The Maryknoll Office for Global Concerns condemns President Trump's emergency declaration and calls on Congress to enact immigration policies that protect human rights.
The history of Maryknoll in Latin America is rich and deep. Our commitment to the promotion of social justice and peace in the region cost several of our missioners their lives during the years of oppression, including Fr. Bill Woods, MM in Guatemala (1976), and Sisters Ita Ford, MM, Maura Clarke, MM and Carla Piete, MM in El Salvador in 1980. Some, like Fr. Miguel D’Escoto in Nicaragua, have served in public roles in support of those who live in poverty. Countless others have accompanied the Central American people in their daily struggles for survival, for social justice, for an end to the violence that destroys their communities; for new life.
Among the particular concerns of Maryknoll in Latin America are poverty, its causes and consequences; migration and refugees; health care, especially holistic care that includes good nutrition and preventative care; access to essential medicines for treatable or curable illness; HIV and AIDS; the rights and dignity of women and children; the response of authorities to the growth in gang violence; mining concessions; just trade agreements; debt cancellation; small and subsistence farming and other work accessible to people who are poor; and environmental destruction.
As the leadership of the Maryknoll Sisters, Maryknoll Fathers and Brothers and the Maryknoll Lay Missioners, we denounce the cruel and immoral “zero-tolerance” immigration policy enacted by the Trump Administration which has resulted in the separation of over 2,300 children from their parents, the criminal prosecution of anyone who crosses the U.S.-Mexico border illegally, and severe restrictions on asylum applications.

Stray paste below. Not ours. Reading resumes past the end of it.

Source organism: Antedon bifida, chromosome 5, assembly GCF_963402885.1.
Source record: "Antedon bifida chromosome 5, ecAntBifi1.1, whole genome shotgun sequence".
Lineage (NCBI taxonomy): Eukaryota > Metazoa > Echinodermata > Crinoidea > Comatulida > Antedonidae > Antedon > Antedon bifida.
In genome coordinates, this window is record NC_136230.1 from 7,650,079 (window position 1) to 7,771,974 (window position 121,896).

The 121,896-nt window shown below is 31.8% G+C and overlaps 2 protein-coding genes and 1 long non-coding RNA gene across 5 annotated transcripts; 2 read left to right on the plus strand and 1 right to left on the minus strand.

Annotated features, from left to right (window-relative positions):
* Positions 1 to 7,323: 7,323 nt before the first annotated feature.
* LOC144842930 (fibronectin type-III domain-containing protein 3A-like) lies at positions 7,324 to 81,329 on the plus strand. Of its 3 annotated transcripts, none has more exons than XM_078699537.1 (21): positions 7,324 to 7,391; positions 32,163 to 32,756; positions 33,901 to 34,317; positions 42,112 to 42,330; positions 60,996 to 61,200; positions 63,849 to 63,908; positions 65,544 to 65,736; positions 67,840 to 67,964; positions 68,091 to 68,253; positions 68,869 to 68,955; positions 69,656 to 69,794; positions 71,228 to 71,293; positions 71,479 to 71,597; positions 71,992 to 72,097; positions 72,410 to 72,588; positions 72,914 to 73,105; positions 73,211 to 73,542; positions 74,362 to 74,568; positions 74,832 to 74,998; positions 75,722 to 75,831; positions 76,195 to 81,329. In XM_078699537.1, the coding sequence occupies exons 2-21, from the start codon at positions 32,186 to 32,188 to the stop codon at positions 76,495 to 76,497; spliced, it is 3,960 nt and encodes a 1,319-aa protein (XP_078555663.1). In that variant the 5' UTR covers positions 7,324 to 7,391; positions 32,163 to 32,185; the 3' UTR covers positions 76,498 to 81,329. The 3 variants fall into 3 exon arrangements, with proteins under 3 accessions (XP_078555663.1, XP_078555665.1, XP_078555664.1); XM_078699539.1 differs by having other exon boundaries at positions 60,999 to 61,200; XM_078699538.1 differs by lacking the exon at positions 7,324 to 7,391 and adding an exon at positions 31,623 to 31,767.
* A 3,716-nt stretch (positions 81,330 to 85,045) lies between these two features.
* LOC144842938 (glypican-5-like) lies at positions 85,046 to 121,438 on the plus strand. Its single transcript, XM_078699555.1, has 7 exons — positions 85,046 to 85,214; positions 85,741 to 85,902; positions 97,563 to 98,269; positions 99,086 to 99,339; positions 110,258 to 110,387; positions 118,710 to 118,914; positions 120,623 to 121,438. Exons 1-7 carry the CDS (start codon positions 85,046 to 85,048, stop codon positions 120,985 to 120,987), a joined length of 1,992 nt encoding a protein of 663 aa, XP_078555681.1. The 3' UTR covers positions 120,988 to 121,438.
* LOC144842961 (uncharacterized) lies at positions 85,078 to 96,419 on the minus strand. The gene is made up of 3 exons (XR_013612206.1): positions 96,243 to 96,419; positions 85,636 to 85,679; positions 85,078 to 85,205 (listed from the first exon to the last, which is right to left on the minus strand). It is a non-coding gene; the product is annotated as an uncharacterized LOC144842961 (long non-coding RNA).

Articles, alerts, events
The following article was published by Development and Peace Caritas Canada on May 10, 2018 and entitled “Latin American bishops make urgent call for an ecological conversion in new pastoral exhortation.”
A delegation of Honduran religious leaders and human rights defenders conclude a 10-city US speaking tour in Washington, DC this Friday, May 18, to raise awareness on, and generate faith-based solidarity for, Honduras.
We call on Congress to step in immediately and create a permanent solution for Honduran TPS holders.
Catholic bishops from eight dioceses in Texas, Arizona, and California issued a statement criticizing President Donald Trump's announcement on April 4 that he would deploy National Guard troops to the U.S.-Mexico border.
A fact-finding mission in 2017 has led to changes by the World Bank and the government of Brazil to address land grabbing and environmental destruction by plantations connected to international investment funds.
Dallana Contreras of Cáritas Colombia wrote the following article about her work with communities defending their land rights against national and international economic interests in the Amazon and Orinoco regions.
Pope Francis continues to raise the importance of the Amazon region, its indigenous communities and unique natural environment, to the Church and the world. But questions remain and more dialogue is needed.
The Maryknoll Office for Global Concerns strongly objects to the announcement made by the Department of Homeland Security on January 8, 2018 that more than 200,000 people from El Salvador who have been living and working legally in the United States with Temporary Protected Status must leave within the next 18 months or face deportation.
Dr. Ann Carr, Maryknoll Affiliate, writes this reflection about her time working at the Texas-Mexico border.
Mary Gill and her husband Pat Denevan were Maryknoll lay missioners in Oaxaca, Mexico, where they still live. They now participate as Maryknoll Affiliates.
This week's reflection was written by Fr. Tom Henehan who has spent his mission life in South America.
This All Saints Day reflection is written by Rhegan Hyypio, a former Franciscan lay missioner who spent a year working with the Maryknoll Office for Global Concerns.
Dan Moriarty writes this week's scripture reflection; Dan is a former lay missioner who now coordinates the Maryknoll Bolivia Immersion Program.
This week's reflection is written by Kathy McNeely, who is currently a staff member with the Maryknoll Office for Global Concerns. Kathy spent several years in Guatemala as a lay missioner.
This week's scripture reflection was prepared by lay missioner Christine Perrier.
This reflection, by Fr. Dan McLaughlin (Brazil), is also found in A Maryknoll Liturgical Year (Year C).